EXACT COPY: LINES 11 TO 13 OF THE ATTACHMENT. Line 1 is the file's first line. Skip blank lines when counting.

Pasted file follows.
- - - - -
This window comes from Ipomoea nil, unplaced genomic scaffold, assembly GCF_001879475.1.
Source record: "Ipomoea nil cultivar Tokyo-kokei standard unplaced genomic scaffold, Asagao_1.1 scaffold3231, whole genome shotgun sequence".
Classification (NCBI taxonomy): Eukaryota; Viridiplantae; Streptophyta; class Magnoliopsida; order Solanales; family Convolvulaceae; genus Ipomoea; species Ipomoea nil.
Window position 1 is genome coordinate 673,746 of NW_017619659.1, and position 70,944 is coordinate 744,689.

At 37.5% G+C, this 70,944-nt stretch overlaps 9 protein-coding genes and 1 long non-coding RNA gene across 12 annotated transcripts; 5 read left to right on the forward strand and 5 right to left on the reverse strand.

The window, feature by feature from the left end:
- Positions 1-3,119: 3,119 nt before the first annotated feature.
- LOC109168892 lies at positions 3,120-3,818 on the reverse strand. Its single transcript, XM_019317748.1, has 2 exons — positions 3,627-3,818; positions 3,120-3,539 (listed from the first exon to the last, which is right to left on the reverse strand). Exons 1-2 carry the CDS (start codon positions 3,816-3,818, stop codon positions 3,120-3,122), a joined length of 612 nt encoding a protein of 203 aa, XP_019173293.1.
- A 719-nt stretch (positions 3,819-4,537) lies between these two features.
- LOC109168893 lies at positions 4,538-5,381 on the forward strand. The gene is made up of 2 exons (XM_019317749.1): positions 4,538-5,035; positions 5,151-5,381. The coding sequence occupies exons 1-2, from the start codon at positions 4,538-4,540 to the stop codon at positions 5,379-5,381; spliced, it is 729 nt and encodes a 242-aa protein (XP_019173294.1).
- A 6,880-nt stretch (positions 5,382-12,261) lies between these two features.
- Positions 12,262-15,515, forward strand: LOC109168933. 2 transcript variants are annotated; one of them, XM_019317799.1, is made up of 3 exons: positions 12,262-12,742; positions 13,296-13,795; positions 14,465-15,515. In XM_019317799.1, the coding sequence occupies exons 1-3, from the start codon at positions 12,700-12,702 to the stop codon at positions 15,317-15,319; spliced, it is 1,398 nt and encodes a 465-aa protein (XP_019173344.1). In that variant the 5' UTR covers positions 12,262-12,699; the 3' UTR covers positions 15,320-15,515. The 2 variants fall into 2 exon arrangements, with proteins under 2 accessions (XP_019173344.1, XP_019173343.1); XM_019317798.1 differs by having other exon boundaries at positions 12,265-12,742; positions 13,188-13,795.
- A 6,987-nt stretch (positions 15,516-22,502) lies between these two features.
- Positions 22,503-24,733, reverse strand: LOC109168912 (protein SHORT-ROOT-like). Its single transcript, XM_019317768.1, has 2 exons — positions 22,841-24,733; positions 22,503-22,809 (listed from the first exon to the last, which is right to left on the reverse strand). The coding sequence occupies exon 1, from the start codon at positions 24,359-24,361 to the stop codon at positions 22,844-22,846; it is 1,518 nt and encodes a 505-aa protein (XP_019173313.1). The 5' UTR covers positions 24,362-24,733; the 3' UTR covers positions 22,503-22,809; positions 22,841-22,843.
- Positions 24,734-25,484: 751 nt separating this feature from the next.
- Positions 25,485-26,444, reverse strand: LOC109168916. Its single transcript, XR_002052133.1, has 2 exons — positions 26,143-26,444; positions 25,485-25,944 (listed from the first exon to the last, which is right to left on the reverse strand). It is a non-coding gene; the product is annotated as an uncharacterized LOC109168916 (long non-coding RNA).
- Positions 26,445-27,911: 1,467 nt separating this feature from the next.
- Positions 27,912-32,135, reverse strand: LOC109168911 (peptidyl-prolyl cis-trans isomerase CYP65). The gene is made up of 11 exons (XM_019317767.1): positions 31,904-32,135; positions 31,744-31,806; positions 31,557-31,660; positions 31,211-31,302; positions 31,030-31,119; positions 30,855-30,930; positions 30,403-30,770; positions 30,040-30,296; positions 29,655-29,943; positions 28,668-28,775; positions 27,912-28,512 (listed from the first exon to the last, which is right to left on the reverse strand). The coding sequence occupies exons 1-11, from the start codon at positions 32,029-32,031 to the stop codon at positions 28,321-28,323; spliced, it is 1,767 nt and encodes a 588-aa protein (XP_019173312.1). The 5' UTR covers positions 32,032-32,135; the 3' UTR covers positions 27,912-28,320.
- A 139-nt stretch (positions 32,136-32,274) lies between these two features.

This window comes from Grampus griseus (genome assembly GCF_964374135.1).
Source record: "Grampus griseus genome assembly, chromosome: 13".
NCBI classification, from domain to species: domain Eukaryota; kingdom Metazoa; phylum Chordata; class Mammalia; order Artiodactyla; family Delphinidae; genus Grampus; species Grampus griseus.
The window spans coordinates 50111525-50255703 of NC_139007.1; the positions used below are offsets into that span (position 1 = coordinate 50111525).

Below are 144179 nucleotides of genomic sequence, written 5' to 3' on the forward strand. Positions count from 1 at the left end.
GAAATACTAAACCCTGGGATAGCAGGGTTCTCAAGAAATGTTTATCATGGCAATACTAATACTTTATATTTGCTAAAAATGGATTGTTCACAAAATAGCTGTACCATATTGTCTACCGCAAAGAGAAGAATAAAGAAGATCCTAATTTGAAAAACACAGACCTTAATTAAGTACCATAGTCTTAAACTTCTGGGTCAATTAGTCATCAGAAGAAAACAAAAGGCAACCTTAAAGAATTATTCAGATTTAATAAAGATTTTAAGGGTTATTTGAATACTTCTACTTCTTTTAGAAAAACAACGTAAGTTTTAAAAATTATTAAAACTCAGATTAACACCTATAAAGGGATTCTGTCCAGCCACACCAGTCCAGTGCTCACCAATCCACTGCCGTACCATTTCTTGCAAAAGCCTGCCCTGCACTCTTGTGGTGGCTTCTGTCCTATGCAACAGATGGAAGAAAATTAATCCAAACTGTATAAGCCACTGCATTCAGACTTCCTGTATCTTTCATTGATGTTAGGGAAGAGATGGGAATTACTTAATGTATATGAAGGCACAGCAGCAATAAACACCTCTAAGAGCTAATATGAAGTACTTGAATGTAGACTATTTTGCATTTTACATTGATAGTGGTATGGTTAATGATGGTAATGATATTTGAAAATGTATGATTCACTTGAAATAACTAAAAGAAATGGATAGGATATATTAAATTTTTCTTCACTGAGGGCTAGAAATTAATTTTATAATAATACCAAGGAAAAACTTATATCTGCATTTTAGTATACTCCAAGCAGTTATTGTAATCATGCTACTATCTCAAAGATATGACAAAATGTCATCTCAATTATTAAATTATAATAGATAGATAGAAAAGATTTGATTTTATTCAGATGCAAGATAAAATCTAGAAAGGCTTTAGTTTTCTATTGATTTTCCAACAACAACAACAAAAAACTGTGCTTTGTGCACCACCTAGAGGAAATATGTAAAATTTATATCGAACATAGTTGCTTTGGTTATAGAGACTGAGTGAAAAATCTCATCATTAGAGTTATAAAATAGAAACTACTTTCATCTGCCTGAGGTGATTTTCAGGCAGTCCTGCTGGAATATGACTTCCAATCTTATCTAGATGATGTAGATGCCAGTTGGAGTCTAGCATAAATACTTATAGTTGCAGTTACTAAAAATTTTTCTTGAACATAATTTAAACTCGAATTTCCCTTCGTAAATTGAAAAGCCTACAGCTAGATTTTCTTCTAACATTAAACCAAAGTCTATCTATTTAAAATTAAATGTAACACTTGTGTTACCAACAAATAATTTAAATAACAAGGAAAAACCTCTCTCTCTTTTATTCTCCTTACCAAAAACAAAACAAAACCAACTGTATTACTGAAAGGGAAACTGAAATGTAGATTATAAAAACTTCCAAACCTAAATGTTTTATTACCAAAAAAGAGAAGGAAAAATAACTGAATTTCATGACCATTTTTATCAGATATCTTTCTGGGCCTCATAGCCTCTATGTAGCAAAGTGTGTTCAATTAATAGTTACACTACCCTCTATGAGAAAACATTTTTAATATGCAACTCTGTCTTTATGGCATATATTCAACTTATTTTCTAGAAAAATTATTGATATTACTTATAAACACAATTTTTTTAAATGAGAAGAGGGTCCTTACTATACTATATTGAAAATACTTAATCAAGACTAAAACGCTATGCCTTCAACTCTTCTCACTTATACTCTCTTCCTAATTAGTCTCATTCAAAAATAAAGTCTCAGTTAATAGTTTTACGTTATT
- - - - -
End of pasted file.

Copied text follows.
- A 6,880-nt stretch (positions 5,382-12,261) lies between these two features.
- Positions 12,262-15,515, forward strand: LOC109168933. 2 transcript variants are annotated; one of them, XM_019317799.1, is made up of 3 exons: positions 12,262-12,742; positions 13,296-13,795; positions 14,465-15,515. In XM_019317799.1, the coding sequence occupies exons 1-3, from the start codon at positions 12,700-12,702 to the stop codon at positions 15,317-15,319; spliced, it is 1,398 nt and encodes a 465-aa protein (XP_019173344.1). In that variant the 5' UTR covers positions 12,262-12,699; the 3' UTR covers positions 15,320-15,515. The 2 variants fall into 2 exon arrangements, with proteins under 2 accessions (XP_019173344.1, XP_019173343.1); XM_019317798.1 differs by having other exon boundaries at positions 12,265-12,742; positions 13,188-13,795.
- A 6,987-nt stretch (positions 15,516-22,502) lies between these two features.